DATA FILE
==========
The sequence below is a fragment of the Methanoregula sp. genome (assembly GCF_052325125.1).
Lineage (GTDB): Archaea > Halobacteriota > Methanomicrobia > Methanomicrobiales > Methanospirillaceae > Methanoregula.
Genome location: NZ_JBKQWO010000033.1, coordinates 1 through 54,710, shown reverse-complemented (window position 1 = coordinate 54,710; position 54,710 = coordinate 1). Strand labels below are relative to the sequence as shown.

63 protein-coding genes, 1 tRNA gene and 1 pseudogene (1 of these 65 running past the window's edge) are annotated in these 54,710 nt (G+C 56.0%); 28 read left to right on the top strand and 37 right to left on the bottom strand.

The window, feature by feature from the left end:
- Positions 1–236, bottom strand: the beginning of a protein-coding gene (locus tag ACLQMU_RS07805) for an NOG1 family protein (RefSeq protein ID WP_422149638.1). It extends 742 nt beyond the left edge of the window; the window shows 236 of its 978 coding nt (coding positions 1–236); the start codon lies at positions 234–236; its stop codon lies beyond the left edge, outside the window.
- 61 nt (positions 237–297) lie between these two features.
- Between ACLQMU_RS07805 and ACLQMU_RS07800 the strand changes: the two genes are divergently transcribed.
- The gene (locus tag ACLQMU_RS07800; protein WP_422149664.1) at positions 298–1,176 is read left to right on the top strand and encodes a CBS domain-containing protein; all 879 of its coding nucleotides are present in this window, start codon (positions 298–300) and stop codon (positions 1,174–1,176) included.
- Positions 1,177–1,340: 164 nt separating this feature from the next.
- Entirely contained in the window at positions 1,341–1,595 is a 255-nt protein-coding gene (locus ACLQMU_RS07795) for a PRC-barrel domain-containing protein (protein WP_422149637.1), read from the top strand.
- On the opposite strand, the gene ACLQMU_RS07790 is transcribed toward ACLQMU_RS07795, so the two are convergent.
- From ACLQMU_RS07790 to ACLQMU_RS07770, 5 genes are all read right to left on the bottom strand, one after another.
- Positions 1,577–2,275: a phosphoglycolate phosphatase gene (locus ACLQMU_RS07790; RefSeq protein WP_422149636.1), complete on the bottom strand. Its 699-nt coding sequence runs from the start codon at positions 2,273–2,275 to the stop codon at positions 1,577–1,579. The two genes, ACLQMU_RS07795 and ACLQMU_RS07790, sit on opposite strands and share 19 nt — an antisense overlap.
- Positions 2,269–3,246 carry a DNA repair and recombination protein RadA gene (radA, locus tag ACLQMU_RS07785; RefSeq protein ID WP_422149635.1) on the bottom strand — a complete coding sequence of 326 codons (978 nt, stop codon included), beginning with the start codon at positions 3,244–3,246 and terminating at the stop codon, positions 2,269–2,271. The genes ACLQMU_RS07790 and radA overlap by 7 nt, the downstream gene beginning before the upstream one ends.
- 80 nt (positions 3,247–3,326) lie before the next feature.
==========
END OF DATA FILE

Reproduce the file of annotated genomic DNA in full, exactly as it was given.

The sequence below is a fragment of the Methanoregula sp. genome (assembly GCF_052325125.1).
Lineage (GTDB): Archaea > Halobacteriota > Methanomicrobia > Methanomicrobiales > Methanospirillaceae > Methanoregula.
Genome location: NZ_JBKQWO010000033.1, coordinates 1 through 54,710, shown reverse-complemented (window position 1 = coordinate 54,710; position 54,710 = coordinate 1). Strand labels below are relative to the sequence as shown.

63 protein-coding genes, 1 tRNA gene and 1 pseudogene (1 of these 65 running past the window's edge) are annotated in these 54,710 nt (G+C 56.0%); 28 read left to right on the top strand and 37 right to left on the bottom strand.

The window, feature by feature from the left end:
- Positions 1–236, bottom strand: the beginning of a protein-coding gene (locus tag ACLQMU_RS07805) for an NOG1 family protein (RefSeq protein ID WP_422149638.1). It extends 742 nt beyond the left edge of the window; the window shows 236 of its 978 coding nt (coding positions 1–236); the start codon lies at positions 234–236; its stop codon lies beyond the left edge, outside the window.
- 61 nt (positions 237–297) lie between these two features.
- Between ACLQMU_RS07805 and ACLQMU_RS07800 the strand changes: the two genes are divergently transcribed.
- The gene (locus tag ACLQMU_RS07800; protein WP_422149664.1) at positions 298–1,176 is read left to right on the top strand and encodes a CBS domain-containing protein; all 879 of its coding nucleotides are present in this window, start codon (positions 298–300) and stop codon (positions 1,174–1,176) included.
- Positions 1,177–1,340: 164 nt separating this feature from the next.
- Entirely contained in the window at positions 1,341–1,595 is a 255-nt protein-coding gene (locus ACLQMU_RS07795) for a PRC-barrel domain-containing protein (protein WP_422149637.1), read from the top strand.
- On the opposite strand, the gene ACLQMU_RS07790 is transcribed toward ACLQMU_RS07795, so the two are convergent.
- From ACLQMU_RS07790 to ACLQMU_RS07770, 5 genes are all read right to left on the bottom strand, one after another.
- Positions 1,577–2,275: a phosphoglycolate phosphatase gene (locus ACLQMU_RS07790; RefSeq protein WP_422149636.1), complete on the bottom strand. Its 699-nt coding sequence runs from the start codon at positions 2,273–2,275 to the stop codon at positions 1,577–1,579. The two genes, ACLQMU_RS07795 and ACLQMU_RS07790, sit on opposite strands and share 19 nt — an antisense overlap.
- Positions 2,269–3,246 carry a DNA repair and recombination protein RadA gene (radA, locus tag ACLQMU_RS07785; RefSeq protein ID WP_422149635.1) on the bottom strand — a complete coding sequence of 326 codons (978 nt, stop codon included), beginning with the start codon at positions 3,244–3,246 and terminating at the stop codon, positions 2,269–2,271. The genes ACLQMU_RS07790 and radA overlap by 7 nt, the downstream gene beginning before the upstream one ends.
- 80 nt (positions 3,247–3,326) lie before the next feature.